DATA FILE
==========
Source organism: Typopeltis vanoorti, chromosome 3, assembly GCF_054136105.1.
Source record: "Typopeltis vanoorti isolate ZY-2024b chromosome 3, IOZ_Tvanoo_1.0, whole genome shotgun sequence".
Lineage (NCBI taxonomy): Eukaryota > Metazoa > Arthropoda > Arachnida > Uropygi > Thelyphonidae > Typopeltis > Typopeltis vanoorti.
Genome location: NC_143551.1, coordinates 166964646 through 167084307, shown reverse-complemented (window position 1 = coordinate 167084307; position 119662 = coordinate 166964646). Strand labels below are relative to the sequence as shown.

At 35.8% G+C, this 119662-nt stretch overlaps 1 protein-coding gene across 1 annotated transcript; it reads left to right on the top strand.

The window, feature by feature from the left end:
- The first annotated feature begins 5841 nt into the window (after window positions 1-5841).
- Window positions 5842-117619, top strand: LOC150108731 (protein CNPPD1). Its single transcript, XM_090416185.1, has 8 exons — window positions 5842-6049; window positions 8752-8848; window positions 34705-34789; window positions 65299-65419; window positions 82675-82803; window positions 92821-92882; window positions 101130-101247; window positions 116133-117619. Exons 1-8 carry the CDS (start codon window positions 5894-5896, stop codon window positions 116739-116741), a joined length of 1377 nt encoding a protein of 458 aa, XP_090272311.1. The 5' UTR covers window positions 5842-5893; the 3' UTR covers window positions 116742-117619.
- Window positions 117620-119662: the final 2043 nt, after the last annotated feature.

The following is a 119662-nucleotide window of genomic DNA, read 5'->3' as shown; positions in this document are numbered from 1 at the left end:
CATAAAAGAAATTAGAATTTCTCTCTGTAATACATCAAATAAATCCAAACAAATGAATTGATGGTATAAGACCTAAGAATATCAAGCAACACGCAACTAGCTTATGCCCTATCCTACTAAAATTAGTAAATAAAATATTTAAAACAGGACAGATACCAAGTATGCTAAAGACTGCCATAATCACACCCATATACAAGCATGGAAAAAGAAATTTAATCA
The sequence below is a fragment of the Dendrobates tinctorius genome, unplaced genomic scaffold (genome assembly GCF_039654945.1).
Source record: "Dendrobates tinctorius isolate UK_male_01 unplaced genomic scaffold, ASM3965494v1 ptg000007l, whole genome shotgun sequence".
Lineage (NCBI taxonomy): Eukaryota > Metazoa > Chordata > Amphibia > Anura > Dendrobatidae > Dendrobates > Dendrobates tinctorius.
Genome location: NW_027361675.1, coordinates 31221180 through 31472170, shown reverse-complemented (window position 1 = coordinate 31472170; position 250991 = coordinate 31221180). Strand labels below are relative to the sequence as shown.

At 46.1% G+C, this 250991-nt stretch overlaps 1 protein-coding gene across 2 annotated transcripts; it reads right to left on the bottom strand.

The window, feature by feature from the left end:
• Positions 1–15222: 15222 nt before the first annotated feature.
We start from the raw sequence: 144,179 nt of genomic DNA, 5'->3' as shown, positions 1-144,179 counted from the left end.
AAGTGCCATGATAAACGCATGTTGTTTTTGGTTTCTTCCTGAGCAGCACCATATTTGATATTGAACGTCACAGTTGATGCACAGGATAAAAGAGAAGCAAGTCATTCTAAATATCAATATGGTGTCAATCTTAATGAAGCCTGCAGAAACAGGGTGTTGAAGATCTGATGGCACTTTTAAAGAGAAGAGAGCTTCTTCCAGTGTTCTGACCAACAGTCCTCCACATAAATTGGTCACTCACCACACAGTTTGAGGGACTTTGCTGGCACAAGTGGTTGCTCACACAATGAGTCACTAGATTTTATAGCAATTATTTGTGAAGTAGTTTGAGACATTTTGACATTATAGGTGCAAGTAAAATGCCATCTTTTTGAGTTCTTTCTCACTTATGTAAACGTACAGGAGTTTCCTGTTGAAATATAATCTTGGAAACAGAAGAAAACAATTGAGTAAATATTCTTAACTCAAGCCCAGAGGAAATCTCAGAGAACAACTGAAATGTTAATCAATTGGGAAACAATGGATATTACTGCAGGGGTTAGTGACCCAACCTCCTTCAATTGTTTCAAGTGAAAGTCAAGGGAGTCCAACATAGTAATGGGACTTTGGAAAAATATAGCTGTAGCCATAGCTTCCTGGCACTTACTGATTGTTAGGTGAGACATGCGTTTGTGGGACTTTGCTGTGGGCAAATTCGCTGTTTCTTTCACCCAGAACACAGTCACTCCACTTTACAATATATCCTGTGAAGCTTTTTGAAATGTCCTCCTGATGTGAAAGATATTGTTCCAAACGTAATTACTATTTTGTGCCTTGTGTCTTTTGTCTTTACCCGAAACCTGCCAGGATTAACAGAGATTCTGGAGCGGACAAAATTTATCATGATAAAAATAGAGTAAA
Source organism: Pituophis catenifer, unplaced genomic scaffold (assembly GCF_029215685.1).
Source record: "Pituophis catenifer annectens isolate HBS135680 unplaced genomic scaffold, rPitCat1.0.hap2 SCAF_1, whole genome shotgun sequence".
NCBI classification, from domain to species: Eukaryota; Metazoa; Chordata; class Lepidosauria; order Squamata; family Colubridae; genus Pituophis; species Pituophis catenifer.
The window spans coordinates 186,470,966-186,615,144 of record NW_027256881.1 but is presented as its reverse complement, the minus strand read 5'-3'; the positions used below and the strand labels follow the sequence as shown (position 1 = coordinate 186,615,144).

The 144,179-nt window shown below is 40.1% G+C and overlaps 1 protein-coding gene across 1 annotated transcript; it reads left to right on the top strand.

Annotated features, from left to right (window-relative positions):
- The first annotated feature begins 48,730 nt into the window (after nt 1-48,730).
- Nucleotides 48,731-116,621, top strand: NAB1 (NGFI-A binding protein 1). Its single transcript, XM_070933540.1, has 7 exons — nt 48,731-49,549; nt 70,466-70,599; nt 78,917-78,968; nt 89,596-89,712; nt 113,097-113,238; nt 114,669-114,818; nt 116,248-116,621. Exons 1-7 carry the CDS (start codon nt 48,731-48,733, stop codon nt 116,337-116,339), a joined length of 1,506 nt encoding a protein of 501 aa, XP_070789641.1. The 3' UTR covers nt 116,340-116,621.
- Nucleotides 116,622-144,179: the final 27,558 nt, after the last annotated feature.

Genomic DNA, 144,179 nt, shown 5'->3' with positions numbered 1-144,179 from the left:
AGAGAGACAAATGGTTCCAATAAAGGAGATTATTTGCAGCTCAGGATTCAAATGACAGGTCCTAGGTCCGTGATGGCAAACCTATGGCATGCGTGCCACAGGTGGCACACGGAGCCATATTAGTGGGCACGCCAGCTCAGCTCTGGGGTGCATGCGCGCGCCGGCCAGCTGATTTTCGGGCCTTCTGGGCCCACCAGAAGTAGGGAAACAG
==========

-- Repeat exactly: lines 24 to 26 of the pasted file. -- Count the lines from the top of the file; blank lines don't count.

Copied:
The window spans coordinates 186,470,966-186,615,144 of record NW_027256881.1 but is presented as its reverse complement, the minus strand read 5'-3'; the positions used below and the strand labels follow the sequence as shown (position 1 = coordinate 186,615,144).

The 144,179-nt window shown below is 40.1% G+C and overlaps 1 protein-coding gene across 1 annotated transcript; it reads left to right on the top strand.

Annotated features, from left to right (window-relative positions):